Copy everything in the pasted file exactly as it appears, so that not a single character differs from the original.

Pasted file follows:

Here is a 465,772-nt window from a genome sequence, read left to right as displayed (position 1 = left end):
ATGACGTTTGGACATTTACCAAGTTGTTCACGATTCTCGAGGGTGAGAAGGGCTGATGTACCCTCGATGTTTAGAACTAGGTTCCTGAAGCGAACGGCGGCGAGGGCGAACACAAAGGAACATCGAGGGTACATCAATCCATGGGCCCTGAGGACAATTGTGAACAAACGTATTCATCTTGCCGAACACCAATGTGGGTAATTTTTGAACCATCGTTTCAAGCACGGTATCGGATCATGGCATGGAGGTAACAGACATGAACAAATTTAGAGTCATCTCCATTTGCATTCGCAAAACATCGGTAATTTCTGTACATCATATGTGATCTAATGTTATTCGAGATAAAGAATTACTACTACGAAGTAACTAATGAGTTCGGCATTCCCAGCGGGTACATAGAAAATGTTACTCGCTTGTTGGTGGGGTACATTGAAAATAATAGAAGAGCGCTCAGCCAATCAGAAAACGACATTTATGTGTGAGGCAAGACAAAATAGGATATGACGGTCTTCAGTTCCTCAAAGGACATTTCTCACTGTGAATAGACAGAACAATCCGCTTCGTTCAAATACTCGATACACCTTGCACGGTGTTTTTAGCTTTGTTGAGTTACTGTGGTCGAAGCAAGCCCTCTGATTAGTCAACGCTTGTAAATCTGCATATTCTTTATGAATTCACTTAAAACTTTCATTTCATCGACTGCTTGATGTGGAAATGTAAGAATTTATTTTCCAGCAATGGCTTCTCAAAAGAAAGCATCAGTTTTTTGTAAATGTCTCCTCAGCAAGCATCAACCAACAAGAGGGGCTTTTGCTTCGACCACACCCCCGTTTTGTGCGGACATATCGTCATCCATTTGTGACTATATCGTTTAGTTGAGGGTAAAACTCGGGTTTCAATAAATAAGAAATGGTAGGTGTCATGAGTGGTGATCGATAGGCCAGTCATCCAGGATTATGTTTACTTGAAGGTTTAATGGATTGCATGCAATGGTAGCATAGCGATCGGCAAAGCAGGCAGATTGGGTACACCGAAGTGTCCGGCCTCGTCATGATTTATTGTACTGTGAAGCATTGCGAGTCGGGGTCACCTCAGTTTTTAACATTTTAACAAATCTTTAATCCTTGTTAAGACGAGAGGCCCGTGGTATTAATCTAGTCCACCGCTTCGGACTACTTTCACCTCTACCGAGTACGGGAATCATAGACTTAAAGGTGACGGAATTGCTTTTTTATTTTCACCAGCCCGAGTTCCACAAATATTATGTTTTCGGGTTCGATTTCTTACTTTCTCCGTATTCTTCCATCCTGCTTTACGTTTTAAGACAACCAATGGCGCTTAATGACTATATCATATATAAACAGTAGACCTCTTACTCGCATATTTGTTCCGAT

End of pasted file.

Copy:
Here is a 465,772-nt window from a genome sequence, read left to right as displayed (position 1 = left end):
ATGACGTTTGGACATTTACCAAGTTGTTCACGATTCTCGAGGGTGAGAAGGGCTGATGTACCCTCGATGTTTAGAACTAGGTTCCTGAAGCGAACGGCGGCGAGGGCGAACACAAAGGAACATCGAGGGTACATCAATCCATGGGCCCTGAGGACAATTGTGAACAAACGTATTCATCTTGCCGAACACCAATGTGGGTAATTTTTGAACCATCGTTTCAAGCACGGTATCGGATCATGGCATGGAGGTAACAGACATGAACAAATTTAGAGTCATCTCCATTTGCATTCGCAAAACATCGGTAATTTCTGTACATCATATGTGATCTAATGTTATTCGAGATAAAGAATTACTACTACGAAGTAACTAATGAGTTCGGCATTCCCAGCGGGTACATAGAAAATGTTACTCGCTTGTTGGTGGGGTACATTGAAAATAATAGAAGAGCGCTCAGCCAATCAGAAAACGACATTTATGTGTGAGGCAAGACAAAATAGGATATGACGGTCTTCAGTTCCTCAAAGGACATTTCTCACTGTGAATAGACAGAACAATCCGCTTCGTTCAAATACTCGATACACCTTGCACGGTGTTTTTAGCTTTGTTGAGTTACTGTGGTCGAAGCAAGCCCTCTGATTAGTCAACGCTTGTAAATCTGCATATTCTTTATGAATTCACTTAAAACTTTCATTTCATCGACTGCTTGATGTGGAAATGTAAGAATTTATTTTCCAGCAATGGCTTCTCAAAAGAAAGCATCAGTTTTTTGTAAATGTCTCCTCAGCAAGCATCAACCAACAAGAGGGGCTTTTGCTTCGACCACACCCCCGTTTTGTGCGGACATATCGTCATCCATTTGTGACTATATCGTTTAGTTGAGGGTAAAACTCGGGTTTCAATAAATAAGAAATGGTAGGTGTCATGAGTGGTGATCGATAGGCCAGTCATCCAGGATTATGTTTACTTGAAGGTTTAATGGATTGCATGCAATGGTAGCATAGCGATCGGCAAAGCAGGCAGATTGGGTACACCGAAGTGTCCGGCCTCGTCATGATTTATTGTACTGTGAAGCATTGCGAGTCGGGGTCACCTCAGTTTTTAACATTTTAACAAATCTTTAATCCTTGTTAAGACGAGAGGCCCGTGGTATTAATCTAGTCCACCGCTTCGGACTACTTTCACCTCTACCGAGTACGGGAATCATAGACTTAAAGGTGACGGAATTGCTTTTTTATTTTCACCAGCCCGAGTTCCACAAATATTATGTTTTCGGGTTCGATTTCTTACTTTCTCCGTATTCTTCCATCCTGCTTTACGTTTTAAGACAACCAATGGCGCTTAATGACTATATCATATATAAACAGTAGACCTCTTACTCGCATATTTGTTCCGAT